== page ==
The Salt of the Earth (and Chocolate)
I went to Starbucks recently to read the book of Matthew.
I was homeless that week. Well, not really—but it was the end of winter break, and I was in that awkward few days before classes start up again, sleeping on friends’ couches and living on chicken nuggets and cold hot dogs. During the day, I wandered around the frozen city, looking for places with hot drinks and comfortable chairs. Not exactly homeless, but looking for a home.
Which is the other reason I was at Starbucks. To buy a salted caramel hot chocolate.
Salted caramel hot chocolate is close to my heart as far as hot drinks go. It means home. Every time I’ve had one it’s been with dear friends, so you can understand why.
I bought one and had just settled down at a table by the window when an old man in a worn hat and a scraggly mustache pushed open the door, gusting in some of the slate-gray cold. His shabby gait and clothing clattered incongruously with the manicured interior of the cafe. People in neckties peered over their laptops and lattes as he ambled over to a table near me and pulled out a chair, dangerously close to my personal space.
To make matters worse, he turned my direction.
“Nice day, isn’t it?” he said, obviously eager for company.
I decided I wasn’t afraid of him. Can’t hurt to indulge in a little conversation, right? I chatted aloofly for a few minutes, discovering that he was 51 years old, had $70 on his last paycheck (“$70!” he said) and lived alone in a house nearby. He volunteered all the information at the barest inclination of interest from me.
“I like it here, at this new Starbucks,” he ventured finally, “because it’s warm. I come here a lot. No one’s ever talked to me before, though.”
Not exactly cold, but looking for warmth.
I had a stack of Bible translations and prayer diaries in front of me, ready to read and write in solitude. But I found myself offering him a drink instead.
“Do you want to try a salted caramel hot chocolate? It’s my favorite drink.”
“Oh—well … yes, please.”
I bought a Venti and brought it over to him.
By then, people were turning in their chairs to stare at our odd duo, and I tried to ignore them. I had surpassed the bounds of normal conversation—this was getting excessive.
I handed him a packet of salt.
“Usually they put this on themselves, but they’re out of salt today. It’s not salted caramel without it!”
We looked pretty funny, sprinkling iodized salt on our Starbucks drinks.
“Now this is good,” he said, taking a long, warm swig.
“You know, this is the nicest thing someone has done for me in … [he counted in his head] in two years.
“The last time was when that preacher bought me my bike.”
As he started excitedly describing the blue Schwinn bicycle parked outside of the cafe, I realized it was his only means of transportation to the coffee shop.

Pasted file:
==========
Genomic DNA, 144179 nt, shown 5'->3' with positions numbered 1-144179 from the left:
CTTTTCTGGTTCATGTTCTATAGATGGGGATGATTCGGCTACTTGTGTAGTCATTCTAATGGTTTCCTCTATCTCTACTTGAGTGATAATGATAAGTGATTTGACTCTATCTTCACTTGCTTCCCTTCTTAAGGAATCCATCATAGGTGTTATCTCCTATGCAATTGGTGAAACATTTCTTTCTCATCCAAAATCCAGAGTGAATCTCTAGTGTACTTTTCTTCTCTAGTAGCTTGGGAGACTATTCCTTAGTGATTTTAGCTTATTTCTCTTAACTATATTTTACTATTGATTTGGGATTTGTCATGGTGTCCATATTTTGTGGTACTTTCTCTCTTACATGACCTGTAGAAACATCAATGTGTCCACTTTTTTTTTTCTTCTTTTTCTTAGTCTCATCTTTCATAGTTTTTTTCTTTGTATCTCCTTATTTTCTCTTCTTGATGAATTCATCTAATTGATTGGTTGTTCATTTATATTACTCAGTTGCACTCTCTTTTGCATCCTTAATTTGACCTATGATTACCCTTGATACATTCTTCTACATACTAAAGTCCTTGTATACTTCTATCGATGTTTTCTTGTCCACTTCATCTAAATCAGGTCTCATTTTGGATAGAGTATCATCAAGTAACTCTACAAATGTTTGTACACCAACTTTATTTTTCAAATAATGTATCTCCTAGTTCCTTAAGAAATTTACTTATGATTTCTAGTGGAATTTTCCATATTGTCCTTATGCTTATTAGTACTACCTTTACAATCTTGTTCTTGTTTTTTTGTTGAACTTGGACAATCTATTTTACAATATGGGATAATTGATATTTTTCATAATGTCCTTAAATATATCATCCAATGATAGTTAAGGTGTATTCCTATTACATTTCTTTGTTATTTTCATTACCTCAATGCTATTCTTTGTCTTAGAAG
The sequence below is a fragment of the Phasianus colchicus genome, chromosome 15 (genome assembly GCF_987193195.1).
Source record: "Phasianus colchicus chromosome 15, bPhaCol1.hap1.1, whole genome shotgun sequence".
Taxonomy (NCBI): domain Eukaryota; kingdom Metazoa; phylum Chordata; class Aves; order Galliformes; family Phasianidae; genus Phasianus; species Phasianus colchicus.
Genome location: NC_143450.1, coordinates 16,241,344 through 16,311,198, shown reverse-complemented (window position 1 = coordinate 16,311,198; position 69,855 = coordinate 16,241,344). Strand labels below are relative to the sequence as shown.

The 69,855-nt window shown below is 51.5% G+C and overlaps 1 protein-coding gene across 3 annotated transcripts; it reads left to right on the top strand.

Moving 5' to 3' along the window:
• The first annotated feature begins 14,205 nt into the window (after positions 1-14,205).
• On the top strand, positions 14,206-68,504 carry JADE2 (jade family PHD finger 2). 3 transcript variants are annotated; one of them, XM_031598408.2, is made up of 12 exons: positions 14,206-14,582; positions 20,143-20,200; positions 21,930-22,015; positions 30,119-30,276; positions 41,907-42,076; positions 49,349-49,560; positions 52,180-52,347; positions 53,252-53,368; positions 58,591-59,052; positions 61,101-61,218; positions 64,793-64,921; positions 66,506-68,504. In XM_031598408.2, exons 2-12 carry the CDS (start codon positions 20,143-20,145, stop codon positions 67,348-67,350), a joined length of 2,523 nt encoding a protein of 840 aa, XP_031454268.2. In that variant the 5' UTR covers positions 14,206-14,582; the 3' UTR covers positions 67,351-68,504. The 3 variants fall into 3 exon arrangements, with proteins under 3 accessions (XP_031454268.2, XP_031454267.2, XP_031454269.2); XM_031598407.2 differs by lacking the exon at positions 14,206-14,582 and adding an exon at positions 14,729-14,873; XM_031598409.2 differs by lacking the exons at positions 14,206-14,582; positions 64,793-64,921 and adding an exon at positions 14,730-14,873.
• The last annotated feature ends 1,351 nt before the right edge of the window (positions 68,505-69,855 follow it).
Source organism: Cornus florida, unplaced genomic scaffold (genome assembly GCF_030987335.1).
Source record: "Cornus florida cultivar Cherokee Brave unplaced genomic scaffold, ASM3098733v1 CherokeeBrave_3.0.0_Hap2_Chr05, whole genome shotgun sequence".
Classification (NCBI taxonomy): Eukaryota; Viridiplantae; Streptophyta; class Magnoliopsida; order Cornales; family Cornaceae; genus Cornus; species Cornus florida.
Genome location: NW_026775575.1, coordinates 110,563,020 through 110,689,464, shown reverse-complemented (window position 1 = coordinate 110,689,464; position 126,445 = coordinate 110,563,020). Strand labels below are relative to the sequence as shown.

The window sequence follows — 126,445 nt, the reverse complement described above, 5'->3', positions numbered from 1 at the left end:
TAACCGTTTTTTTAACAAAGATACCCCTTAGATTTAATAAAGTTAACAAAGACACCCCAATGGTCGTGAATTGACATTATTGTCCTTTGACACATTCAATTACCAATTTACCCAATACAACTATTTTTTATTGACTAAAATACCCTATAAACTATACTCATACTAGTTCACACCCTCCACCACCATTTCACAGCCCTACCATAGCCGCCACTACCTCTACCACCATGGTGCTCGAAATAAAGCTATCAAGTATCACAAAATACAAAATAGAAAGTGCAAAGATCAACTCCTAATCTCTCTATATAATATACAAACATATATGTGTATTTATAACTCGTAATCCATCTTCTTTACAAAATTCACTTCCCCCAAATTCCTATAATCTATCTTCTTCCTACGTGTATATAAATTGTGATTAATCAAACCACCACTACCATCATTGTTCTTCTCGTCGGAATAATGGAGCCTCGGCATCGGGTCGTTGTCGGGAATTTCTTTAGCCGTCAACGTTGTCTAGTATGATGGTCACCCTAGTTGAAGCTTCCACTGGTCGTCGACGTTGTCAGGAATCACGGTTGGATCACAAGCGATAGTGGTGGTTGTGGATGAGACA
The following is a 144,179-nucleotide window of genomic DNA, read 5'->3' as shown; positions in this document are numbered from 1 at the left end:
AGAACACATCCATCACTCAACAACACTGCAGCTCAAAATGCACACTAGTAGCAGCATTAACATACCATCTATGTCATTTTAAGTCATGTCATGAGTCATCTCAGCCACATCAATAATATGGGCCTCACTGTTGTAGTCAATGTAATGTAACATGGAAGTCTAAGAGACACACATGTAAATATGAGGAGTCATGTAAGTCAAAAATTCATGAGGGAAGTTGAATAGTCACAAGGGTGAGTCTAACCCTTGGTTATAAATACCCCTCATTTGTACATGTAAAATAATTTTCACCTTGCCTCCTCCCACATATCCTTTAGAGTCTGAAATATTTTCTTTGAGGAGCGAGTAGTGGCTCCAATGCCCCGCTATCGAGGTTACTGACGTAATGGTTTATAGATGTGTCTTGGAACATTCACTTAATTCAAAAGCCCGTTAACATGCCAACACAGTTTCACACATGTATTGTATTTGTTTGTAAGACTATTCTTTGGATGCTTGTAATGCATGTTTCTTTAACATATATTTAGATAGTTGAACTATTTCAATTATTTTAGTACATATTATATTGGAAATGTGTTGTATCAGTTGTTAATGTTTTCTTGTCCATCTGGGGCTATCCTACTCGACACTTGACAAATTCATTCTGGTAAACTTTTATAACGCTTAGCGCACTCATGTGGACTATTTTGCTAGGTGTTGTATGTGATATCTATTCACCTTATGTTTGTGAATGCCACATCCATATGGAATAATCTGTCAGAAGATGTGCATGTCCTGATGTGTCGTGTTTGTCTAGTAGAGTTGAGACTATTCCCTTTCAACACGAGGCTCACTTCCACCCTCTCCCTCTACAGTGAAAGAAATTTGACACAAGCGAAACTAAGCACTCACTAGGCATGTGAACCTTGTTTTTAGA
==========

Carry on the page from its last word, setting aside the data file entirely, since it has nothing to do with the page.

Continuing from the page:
“That’s right, it’s the best bicycle in America,” he drawled proudly, oblivious to the fact that he rode a bicycle to Starbucks in the freezing snow.
He proceeded to describe every bolt and screw of it, as affectionately as a man talks about his Lamborghini: the color of the paint, the broken brake handle, how he couldn’t do wheelies on it anymore like he did when he was a kid—everything. Soon he was at the end of his drink but not the end of his words. But he was courteous. He drained the last bit of silky, caramel-laced chocolate, and stood up to leave.
“Can I ask you your name?”
He hesitated in asking, like he was used to being turned down the simple courtesy of an introduction. I told him, and I remembered to ask for his.
“My name’s Levi,” he said, and added a broad smile. And as he left, he turned around.
“God is going to bless you for this, you know.”
I watched him pedal off in the snow on his bike and opened my New Testament to where I’d left off in Matthew 25. I still had some cold chocolate in the bottom of my cup.
“Then the King will say to those on his right, ‘Enter, you who are blessed by my Father! Take what’s coming to you in this kingdom. It’s been ready for you since the world’s foundation. And here’s why:
I was hungry and you fed me,
I was thirsty and you gave me a drink,
I was homeless and you gave me a room,
I was shivering and you gave me clothes,
I was sick and you stopped to visit,
I was in prison and you came to me.
“Then those ‘sheep’ are going to say, ‘Master, what are you talking about? When did we ever see you hungry and feed you, thirsty and give you a drink? And when did we ever see you sick or in prison and come to you?’
Then the King will say, ‘I’m telling the solemn truth: Whenever you did one of these things to someone overlooked or ignored, that was me—you did it to me.”
I started to cry right there in Starbucks.
I was homeless and you gave me a room.
Or, not exactly homeless, but looking for a home.
I was thirsty and you gave me a drink.
Or, not exactly thirsty, but looking for a drink.
… Which happened to mean home already.
MariJean Wegert is a bookworm-turned-athlete, barefoot runner, and aspiring world-traveler. She dreams of a career in writing, traveling, making a home for a family, (preferably sons), and being used by God in magnificent ways.